The operation of the European Union is a mystery to everyone outside the EU and to most people in the EU. Any organisation that juggles the legislation of over 20 countries has a thankless task but some of the work being undertaken by occupational health and safety (OHS) advocates provides a clarity on power relationships between employers and workers. I never tire of reading articles and editorials by Laurent Vogel of the European Trade Union Institute. Below is an excerpt from his editorial in the Autumn-Winter 2015 edition of HesaMag: Continue reading “Can OHS achieve change in a neoliberal world?”
Independent Member of the South Australian Parliament, John Darley, provided SafetyAtWorkBlog with some background to the package of amendments he has for that State’s Work Health and Safety laws currently before Parliament.
Darley acknowledged that he delayed the Work Health and Safety Bill since December 2011 and admitted that the Bill looked like common sense but his approach is to jump ahead an consider how the Bill would look as an Act and determine its social impact. The opposition parties in South Australia believed the Bill was so bad that it should have been defeated before it proceeded to the committee stage but Darley knew that could imply that he was not interested in workplace safety. Darley believes that the reassessment of the WHS Bill over such a long time indicates his commitment to the safety of workers.
Darley said that union right-of-entry was not an issue of concern in December 2011 but he came to see the significance of the issue after delegations and meetings with people affected by workplace deaths but who were also very dissatisfied with the operations of the OHS regulator, SafeWorkSA. The union OHS representatives offered an alternate but Darley felt that union access needed Continue reading “John Darley speaks to SafetyAtWorkBlog”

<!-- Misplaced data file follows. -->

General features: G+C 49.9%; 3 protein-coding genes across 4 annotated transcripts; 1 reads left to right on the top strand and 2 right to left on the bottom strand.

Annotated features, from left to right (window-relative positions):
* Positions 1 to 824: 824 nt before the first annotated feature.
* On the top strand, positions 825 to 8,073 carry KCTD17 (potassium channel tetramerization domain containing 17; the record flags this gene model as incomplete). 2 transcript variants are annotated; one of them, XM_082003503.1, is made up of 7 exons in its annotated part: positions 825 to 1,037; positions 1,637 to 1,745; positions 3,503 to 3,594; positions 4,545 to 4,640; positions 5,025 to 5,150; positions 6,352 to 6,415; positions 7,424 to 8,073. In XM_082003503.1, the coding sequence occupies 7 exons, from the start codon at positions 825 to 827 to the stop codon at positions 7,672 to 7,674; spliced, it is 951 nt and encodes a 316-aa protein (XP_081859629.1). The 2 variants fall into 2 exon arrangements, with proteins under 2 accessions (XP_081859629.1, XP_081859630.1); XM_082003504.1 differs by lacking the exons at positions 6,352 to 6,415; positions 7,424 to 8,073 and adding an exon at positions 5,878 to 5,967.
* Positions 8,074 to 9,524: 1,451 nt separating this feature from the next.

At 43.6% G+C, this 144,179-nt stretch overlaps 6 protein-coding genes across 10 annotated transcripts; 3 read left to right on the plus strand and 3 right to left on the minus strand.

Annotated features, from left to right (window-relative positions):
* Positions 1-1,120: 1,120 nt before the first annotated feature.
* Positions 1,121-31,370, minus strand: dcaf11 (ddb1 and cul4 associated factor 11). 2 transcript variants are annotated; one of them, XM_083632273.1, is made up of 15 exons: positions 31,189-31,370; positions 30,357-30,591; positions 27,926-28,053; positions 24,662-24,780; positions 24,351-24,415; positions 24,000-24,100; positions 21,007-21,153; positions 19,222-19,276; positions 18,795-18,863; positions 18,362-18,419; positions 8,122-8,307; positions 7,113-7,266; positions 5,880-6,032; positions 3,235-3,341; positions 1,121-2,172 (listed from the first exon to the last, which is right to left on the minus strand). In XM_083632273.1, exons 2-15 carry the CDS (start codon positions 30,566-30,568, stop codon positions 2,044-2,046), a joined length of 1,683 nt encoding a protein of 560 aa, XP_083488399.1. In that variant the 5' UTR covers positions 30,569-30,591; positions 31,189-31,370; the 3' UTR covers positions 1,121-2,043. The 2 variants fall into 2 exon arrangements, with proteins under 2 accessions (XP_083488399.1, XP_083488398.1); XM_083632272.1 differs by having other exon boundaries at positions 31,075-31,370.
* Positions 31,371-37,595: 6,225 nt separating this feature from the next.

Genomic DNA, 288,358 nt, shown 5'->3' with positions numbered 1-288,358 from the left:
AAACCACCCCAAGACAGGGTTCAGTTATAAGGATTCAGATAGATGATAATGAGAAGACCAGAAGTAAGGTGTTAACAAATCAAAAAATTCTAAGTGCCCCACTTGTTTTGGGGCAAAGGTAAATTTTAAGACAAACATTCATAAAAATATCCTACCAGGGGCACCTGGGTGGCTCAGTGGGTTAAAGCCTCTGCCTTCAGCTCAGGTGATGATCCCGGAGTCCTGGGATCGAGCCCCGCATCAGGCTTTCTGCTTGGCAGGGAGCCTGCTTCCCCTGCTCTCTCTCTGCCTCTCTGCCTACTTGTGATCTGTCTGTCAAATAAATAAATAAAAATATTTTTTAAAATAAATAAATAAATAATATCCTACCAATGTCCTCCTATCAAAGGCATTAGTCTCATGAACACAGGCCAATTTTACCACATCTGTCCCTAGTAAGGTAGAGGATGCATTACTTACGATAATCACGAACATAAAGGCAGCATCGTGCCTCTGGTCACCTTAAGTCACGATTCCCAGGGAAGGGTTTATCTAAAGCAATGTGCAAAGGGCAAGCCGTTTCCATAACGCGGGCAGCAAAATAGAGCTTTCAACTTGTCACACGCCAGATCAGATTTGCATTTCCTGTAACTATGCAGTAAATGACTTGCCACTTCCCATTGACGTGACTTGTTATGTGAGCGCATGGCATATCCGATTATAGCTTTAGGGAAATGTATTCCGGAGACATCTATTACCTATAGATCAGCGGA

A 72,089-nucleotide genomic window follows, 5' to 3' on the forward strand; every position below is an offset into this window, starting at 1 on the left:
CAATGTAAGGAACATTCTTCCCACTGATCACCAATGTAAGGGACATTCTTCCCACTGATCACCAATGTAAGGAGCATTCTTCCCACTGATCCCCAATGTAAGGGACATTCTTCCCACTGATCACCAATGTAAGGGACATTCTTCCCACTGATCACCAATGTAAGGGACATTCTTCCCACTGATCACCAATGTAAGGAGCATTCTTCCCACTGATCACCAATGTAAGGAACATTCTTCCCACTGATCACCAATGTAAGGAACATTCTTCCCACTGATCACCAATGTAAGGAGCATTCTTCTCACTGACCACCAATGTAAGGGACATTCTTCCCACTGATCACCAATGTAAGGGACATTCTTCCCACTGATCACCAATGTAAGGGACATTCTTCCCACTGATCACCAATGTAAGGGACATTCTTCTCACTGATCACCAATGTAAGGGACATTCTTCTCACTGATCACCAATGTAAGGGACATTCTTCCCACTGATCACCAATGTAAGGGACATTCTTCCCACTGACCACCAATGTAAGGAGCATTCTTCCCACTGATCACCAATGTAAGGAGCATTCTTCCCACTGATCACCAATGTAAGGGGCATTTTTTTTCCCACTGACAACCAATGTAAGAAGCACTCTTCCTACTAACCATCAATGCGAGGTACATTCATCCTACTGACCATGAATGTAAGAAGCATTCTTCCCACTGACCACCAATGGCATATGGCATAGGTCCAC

South Australian Independent Member of Parliament, John Darley, has been negotiating on that State’s Work Health and Safety laws for many months. On 17 October 2012, according to a media release from SA’s Premier Jay Weatherill and Workplace Relations Minister Russell Wortley, Darley agreed to support the passing of the laws after achieving some amendments. Those amendments involve changes to
- height limits,
- duty of care,
- the right to silence, and
- the right of entry.
Tammy Franks, a Greens MLC, was able to achieve an expansion of the number of days available for OHS representative training.
A spokesperson for John Darley told SafetyAtWorkBlog that another change was for any WHS codes of practice to undergo a small business impact assessment in consultation with the Small Business Commissioner. Darley’s spokesperson said that the MP had met with Business SA after it changed its position on the WHS laws. The amendment above is likely to address the small business concerns that BusinessSA raised in its letter to its members earlier this month. The flip-flopping of BusinessSA on workplace health and safety laws was always curious and it is likely to put the organisation at a negotiating disadvantage once the laws passed. It may try to claim a mini-victory through the small business change but the change appears to have occurred due to Darley’s efforts and not through any relationship with the South Australian Government. Continue reading “New workplace safety laws set to pass in South Australia in October”